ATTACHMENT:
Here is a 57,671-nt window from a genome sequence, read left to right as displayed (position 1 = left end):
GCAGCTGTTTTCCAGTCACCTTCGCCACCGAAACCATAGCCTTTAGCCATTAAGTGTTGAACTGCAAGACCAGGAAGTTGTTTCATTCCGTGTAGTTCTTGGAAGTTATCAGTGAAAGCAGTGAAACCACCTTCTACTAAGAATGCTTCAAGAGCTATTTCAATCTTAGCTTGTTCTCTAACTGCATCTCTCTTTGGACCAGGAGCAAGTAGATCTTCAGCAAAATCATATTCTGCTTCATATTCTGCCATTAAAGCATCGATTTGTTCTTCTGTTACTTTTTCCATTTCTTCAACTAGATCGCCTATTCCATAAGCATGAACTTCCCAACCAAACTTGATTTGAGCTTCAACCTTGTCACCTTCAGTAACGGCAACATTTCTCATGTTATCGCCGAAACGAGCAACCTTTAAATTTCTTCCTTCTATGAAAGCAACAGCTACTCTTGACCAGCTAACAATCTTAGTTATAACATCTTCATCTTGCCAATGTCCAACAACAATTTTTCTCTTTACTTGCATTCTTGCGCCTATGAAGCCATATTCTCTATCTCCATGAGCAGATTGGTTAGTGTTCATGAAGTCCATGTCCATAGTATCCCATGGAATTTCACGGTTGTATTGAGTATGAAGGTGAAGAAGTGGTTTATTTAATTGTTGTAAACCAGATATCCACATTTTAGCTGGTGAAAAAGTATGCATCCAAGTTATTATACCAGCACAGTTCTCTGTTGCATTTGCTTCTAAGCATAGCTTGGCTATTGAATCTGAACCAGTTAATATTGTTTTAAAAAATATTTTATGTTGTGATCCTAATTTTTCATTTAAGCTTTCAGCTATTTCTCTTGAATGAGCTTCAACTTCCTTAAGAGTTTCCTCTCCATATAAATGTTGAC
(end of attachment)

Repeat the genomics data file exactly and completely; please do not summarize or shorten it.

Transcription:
Here is a 57,671-nt window from a genome sequence, read left to right as displayed (position 1 = left end):
GCAGCTGTTTTCCAGTCACCTTCGCCACCGAAACCATAGCCTTTAGCCATTAAGTGTTGAACTGCAAGACCAGGAAGTTGTTTCATTCCGTGTAGTTCTTGGAAGTTATCAGTGAAAGCAGTGAAACCACCTTCTACTAAGAATGCTTCAAGAGCTATTTCAATCTTAGCTTGTTCTCTAACTGCATCTCTCTTTGGACCAGGAGCAAGTAGATCTTCAGCAAAATCATATTCTGCTTCATATTCTGCCATTAAAGCATCGATTTGTTCTTCTGTTACTTTTTCCATTTCTTCAACTAGATCGCCTATTCCATAAGCATGAACTTCCCAACCAAACTTGATTTGAGCTTCAACCTTGTCACCTTCAGTAACGGCAACATTTCTCATGTTATCGCCGAAACGAGCAACCTTTAAATTTCTTCCTTCTATGAAAGCAACAGCTACTCTTGACCAGCTAACAATCTTAGTTATAACATCTTCATCTTGCCAATGTCCAACAACAATTTTTCTCTTTACTTGCATTCTTGCGCCTATGAAGCCATATTCTCTATCTCCATGAGCAGATTGGTTAGTGTTCATGAAGTCCATGTCCATAGTATCCCATGGAATTTCACGGTTGTATTGAGTATGAAGGTGAAGAAGTGGTTTATTTAATTGTTGTAAACCAGATATCCACATTTTAGCTGGTGAAAAAGTATGCATCCAAGTTATTATACCAGCACAGTTCTCTGTTGCATTTGCTTCTAAGCATAGCTTGGCTATTGAATCTGAACCAGTTAATATTGTTTTAAAAAATATTTTATGTTGTGATCCTAATTTTTCATTTAAGCTTTCAGCTATTTCTCTTGAATGAGCTTCAACTTCCTTAAGAGTTTCCTCTCCATATAAATGTTGAC